Fenway CDC Celebrates 45 Years of Success at its Annual Gala

The Fenway Community Development Corporation (CDC) held their annual gala on June 20, celebrating the 45th anniversary of the CDC. The event brought around 350 people together 50 stories high at the Prudential Skywalk to mingle and enjoy food and drink.

CDC Board President Gregory Haig said that this year was the largest turnout he’d seen at the event, which raised over $200,000. Each year, the Fenway CDC supports programs that help over 1,000 families and individuals in the Fenway area.

“We’re thrilled to have been able to be part of the landscape, not just in the Fenway, but throughout the Boston area as advocates for affordable housing and for greater resident involvement in neighborhoods,” Haig said.

The CDC provides funding and support in three areas: affordable housing, connecting Fenway residents to education and employment, and ensuring that residents have a voice in the community.

“We believe empowering residents allows for a more dynamic, exciting community,” Haig said.

Haig talked about how he became involved with the CDC. Nine years ago, he was fairly new to the Fenway neighborhood and came across a sign that said “Meet Neighbors.” He decided that it seemed like a good opportunity to meet new neighbors, and ended up meeting the CDC staff at a cookout.

“I came for the hamburgers and hot dogs, and I stayed for the mission,” said Haig.

Haig cited this year’s ball as the “biggest and best” that they’ve ever had, with a record 75 individuals and organizations who donated.

Executive Director Leah Camhi discussed some of the organization’s highlights from the year. She said that the organizing team played a “major role” in a citywide coalition in support of the new short-term rental ordinance, which will restore thousands of housing units to the market.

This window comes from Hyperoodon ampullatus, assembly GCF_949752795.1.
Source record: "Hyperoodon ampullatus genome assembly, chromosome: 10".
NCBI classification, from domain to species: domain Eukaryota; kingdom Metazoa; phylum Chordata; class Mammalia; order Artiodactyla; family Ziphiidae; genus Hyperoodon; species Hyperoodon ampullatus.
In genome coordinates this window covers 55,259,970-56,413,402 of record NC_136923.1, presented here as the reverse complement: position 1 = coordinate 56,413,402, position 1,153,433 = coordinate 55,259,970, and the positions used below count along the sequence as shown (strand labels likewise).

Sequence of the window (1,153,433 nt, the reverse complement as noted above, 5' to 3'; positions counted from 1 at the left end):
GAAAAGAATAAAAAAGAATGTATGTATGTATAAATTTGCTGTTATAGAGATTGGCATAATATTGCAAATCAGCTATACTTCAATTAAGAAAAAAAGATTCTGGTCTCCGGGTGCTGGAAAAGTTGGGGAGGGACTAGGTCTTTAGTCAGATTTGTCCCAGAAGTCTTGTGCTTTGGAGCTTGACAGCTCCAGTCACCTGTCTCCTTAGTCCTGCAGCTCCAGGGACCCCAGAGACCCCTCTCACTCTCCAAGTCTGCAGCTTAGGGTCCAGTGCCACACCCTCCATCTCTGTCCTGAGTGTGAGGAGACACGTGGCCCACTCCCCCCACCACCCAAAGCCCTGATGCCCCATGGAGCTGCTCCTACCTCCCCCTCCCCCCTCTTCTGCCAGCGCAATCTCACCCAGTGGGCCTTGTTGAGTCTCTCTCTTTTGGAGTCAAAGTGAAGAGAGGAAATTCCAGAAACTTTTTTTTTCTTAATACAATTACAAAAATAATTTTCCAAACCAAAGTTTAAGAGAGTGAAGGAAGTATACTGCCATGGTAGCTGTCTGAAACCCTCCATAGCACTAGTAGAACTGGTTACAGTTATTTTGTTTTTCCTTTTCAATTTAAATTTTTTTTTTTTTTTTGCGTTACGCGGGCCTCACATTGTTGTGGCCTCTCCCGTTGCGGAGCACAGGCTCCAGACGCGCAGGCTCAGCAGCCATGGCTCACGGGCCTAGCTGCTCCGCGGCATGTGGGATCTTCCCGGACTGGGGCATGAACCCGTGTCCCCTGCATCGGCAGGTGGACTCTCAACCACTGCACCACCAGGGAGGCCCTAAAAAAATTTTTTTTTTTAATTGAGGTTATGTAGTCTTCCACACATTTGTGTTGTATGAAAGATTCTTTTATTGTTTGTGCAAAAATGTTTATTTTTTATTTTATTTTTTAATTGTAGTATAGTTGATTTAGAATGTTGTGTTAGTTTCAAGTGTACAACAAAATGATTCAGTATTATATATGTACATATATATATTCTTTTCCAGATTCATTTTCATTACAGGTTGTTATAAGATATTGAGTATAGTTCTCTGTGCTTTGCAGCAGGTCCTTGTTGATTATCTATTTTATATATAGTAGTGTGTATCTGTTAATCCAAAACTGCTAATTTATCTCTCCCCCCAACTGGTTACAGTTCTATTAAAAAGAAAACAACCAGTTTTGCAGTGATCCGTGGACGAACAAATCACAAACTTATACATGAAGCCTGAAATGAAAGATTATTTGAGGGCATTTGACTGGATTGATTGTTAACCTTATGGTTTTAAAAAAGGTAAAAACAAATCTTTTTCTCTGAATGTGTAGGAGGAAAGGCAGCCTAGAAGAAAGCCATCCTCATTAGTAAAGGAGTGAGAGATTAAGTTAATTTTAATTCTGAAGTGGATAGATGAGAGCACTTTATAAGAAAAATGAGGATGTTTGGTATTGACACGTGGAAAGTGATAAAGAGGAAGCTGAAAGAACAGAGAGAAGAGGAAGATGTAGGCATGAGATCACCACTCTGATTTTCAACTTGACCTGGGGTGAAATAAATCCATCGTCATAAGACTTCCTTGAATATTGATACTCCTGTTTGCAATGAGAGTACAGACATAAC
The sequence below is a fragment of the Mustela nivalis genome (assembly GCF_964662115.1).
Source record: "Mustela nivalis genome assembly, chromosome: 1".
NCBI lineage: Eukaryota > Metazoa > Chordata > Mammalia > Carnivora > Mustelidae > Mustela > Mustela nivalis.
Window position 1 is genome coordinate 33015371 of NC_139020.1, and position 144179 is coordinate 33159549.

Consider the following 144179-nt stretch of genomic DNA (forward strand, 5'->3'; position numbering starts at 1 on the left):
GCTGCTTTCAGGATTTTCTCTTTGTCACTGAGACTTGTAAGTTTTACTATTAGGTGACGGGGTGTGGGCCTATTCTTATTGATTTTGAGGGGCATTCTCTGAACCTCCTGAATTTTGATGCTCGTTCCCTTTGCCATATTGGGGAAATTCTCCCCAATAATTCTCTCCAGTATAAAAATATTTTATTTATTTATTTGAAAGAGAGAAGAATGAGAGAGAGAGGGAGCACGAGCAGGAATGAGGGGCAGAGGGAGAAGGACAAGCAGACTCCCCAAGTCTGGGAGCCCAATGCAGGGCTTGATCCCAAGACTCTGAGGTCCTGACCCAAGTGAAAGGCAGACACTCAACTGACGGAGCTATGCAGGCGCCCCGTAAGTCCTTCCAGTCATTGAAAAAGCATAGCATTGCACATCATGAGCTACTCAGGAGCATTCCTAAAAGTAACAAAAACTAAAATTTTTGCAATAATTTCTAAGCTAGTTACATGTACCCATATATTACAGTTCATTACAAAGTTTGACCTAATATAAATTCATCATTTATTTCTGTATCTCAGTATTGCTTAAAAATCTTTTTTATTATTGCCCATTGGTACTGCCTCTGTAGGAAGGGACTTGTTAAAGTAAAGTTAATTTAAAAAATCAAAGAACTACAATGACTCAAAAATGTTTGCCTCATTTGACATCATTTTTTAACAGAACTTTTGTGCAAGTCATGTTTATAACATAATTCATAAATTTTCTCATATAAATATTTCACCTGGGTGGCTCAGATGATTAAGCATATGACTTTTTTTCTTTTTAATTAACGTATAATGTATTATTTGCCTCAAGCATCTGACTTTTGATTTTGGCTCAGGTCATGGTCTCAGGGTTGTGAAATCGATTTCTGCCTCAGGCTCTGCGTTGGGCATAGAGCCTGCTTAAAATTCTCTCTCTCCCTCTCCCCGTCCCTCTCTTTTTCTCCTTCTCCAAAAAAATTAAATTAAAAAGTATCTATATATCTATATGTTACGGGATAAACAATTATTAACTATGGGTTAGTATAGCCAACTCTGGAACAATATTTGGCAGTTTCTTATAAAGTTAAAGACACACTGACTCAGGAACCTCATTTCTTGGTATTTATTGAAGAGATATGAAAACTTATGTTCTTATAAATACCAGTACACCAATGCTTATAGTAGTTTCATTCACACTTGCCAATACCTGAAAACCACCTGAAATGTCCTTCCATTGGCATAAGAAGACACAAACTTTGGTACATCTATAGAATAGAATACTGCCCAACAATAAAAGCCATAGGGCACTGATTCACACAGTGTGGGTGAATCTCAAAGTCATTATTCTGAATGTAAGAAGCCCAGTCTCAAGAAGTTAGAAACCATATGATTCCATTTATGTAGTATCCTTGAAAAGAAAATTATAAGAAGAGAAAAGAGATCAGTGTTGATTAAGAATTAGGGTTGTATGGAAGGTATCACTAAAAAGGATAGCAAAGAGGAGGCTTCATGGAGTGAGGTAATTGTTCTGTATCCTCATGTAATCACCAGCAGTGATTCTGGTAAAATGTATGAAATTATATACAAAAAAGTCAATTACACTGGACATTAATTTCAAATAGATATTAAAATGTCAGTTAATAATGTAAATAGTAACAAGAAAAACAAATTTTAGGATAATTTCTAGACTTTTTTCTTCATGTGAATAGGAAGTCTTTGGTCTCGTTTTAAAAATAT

For over nine months, the CDC put out fact sheets, ran information workshops, held weekly conference calls, met with city councilors and officials, and testified at state and city council hearings – just to name a few – in support of the ordinance, according to Richard Giordano, CDC Director of Policy and Community Planning.

Camhi also said that the CDC teamed up with two local organizations to organize the first ever Fenway Porchfest, which featured almost 70 bands in 25 different locations throughout the neighborhood.

“It was a glorious afternoon of neighbors and friends coming together in the best spirit of civic engagement,” she said.

Lastly, Cami said that the housing team has been working to expand the supply of affordable housing in the community.

“In partnership with thoughtful developers and passionate institutional leaders, we intend to double the number of affordable housing that we currently provide over the next three years,” she said.

Camhi said that being involved is what really makes a difference in the community. “That, my friends, is the essence of what the Fenway CDC is all about,” she said.

“Whether you are volunteers, whether you are professional colleagues, or both, you continue to make a difference by supporting Fenway CDC and by giving generously over the past 45 years to keep us growing.”

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